There are currently 18 clubs playing in Liga MX, so it’s not hard to find yourself in a city where there’s a game going on. Some of the best teams to check out are Club America in Mexico City or Chivas in Guadalajara. Join the passionate fans and cheer on the local team in a sporting event you’ll never forget.

33. Take an Island Vacation

There are plenty of amazing beaches in Mexico, but if you really want to get away from it all you should head for one of the country’s idyllic islands. A few days of white sandy beaches, turquoise waters, and tropical fruity cocktails are just what you need to recharge.

Isla Holbox is worth the effort to get to

The easiest options for a Mexican island vacation are Isla Mujeres and Cozumel. Both are accessible via short ferry rides from the tourist hubs of Cancun and Playa del Carmen. While you can easily visit on a day trip, you’re much better off spending a few days there to really enjoy it.

If you’re willing to put in a little more work, a visit to Isla Holbox is one of the top things to do in Mexico. It’s definitely worth the effort to get here. First, you’ll need to arrive in the town of Chiquilá and then take a ferry. This chilled-out island is devoid of cars and full of marine life such as sea turtles and whale sharks, making for a pretty awesome vacation destination.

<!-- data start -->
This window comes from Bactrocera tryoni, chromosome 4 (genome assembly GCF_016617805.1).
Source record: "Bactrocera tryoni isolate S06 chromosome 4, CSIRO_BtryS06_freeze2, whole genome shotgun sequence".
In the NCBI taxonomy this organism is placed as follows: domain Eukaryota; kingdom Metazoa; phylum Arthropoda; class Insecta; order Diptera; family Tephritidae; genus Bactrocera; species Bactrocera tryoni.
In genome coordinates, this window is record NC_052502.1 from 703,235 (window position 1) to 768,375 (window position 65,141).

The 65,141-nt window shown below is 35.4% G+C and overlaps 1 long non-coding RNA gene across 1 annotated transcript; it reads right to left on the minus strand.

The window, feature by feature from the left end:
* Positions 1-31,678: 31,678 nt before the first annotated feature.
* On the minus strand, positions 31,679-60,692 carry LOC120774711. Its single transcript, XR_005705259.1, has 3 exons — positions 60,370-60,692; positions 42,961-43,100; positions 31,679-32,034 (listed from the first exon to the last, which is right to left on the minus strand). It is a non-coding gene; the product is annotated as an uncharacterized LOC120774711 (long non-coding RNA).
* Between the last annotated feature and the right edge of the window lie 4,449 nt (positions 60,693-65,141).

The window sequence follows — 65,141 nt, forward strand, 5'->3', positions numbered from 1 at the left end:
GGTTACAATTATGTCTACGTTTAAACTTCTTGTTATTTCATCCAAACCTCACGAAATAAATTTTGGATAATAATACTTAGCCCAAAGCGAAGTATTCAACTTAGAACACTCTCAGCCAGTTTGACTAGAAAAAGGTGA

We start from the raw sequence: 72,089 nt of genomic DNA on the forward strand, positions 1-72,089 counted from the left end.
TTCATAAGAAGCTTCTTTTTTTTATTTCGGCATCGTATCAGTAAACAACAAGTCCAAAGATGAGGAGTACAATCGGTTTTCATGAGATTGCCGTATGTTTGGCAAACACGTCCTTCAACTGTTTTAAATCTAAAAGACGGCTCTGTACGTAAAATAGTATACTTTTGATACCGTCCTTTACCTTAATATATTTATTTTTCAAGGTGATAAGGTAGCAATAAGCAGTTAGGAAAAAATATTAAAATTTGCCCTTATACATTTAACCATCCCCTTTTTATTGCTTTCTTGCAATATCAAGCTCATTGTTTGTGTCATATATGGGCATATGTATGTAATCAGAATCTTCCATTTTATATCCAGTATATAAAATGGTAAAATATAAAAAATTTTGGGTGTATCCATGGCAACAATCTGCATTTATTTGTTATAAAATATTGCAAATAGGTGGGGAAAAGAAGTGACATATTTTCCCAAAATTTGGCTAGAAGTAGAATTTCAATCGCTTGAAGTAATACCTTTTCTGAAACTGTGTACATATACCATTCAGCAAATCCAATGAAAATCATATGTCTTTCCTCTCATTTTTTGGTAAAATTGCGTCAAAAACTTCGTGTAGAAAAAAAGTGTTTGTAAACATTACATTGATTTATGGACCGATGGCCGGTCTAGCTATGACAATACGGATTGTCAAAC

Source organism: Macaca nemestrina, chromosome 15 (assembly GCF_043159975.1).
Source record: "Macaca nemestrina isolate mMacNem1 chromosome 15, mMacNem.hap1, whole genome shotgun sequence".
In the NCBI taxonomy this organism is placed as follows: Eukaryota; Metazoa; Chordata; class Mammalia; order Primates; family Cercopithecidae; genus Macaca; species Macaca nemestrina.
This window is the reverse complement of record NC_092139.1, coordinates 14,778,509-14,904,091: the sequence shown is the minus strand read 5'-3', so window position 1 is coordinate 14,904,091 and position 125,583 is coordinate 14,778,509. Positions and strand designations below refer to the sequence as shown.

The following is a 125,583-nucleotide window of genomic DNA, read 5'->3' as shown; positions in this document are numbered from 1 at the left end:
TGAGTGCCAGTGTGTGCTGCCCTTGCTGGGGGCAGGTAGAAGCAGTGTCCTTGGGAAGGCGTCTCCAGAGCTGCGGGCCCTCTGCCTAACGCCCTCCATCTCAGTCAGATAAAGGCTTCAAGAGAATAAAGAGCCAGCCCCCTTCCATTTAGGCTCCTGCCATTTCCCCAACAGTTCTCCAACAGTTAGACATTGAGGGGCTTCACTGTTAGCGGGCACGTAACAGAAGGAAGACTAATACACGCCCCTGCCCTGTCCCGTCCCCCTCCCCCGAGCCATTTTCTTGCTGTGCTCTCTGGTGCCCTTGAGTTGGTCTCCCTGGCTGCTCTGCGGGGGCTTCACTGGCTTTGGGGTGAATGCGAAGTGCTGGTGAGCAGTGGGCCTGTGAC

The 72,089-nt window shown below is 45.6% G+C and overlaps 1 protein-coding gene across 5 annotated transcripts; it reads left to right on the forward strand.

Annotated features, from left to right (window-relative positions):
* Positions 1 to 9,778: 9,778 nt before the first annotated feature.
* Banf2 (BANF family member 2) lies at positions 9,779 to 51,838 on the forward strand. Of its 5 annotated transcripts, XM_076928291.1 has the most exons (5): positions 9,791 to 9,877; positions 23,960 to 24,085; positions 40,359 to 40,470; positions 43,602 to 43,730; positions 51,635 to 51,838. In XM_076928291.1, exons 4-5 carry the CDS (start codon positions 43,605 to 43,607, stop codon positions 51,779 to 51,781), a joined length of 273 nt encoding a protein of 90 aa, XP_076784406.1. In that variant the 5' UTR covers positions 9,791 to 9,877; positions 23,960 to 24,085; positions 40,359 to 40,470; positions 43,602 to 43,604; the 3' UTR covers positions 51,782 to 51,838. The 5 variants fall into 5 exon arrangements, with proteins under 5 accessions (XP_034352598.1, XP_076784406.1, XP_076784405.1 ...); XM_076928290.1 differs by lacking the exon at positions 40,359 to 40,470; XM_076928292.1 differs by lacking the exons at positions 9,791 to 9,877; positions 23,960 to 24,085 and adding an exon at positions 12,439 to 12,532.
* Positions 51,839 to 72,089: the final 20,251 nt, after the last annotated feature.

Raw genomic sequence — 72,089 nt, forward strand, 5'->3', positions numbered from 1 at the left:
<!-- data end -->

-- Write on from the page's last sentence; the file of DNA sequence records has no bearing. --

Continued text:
34. Learn to Cook Mexican Food

Obviously, eating a bunch of delicious Mexican food is one of the top things to do in Mexico, but why not learn how to make it yourself while you’re there? Taking a cooking class is a great way to learn even more about Mexico’s world-famous cuisine. Plus it’s always more satisfying eating something yummy when you cooked it!

Many cooking classes even include a visit to a local mercado (market) so you can pick out the freshest ingredients before getting to work in the kitchen. You’ll also be able to take the recipe home so you can impress your friends by throwing a Mexican dinner party.

Usually cooking classes offer a trip to the market

35. Explore the Mayan Ruins

There’s no doubt that Chichen Itza is the undisputed king of Mayan ruins, but there are several other ancient cities that are well worth exploring. Many of them are located in the Yucatan peninsula and are easily visited on a day-trip from the major tourist centres.

Among the many Mayan ruins in the area, Tulum is by far the most popular. Perched on a seaside cliff, the scenery here is absolutely breathtaking. To beat the crowds, it’s best to stay a night in town and reach the ruins before they even open. That way, you’ll be finished up just as the massive tour buses are pulling in.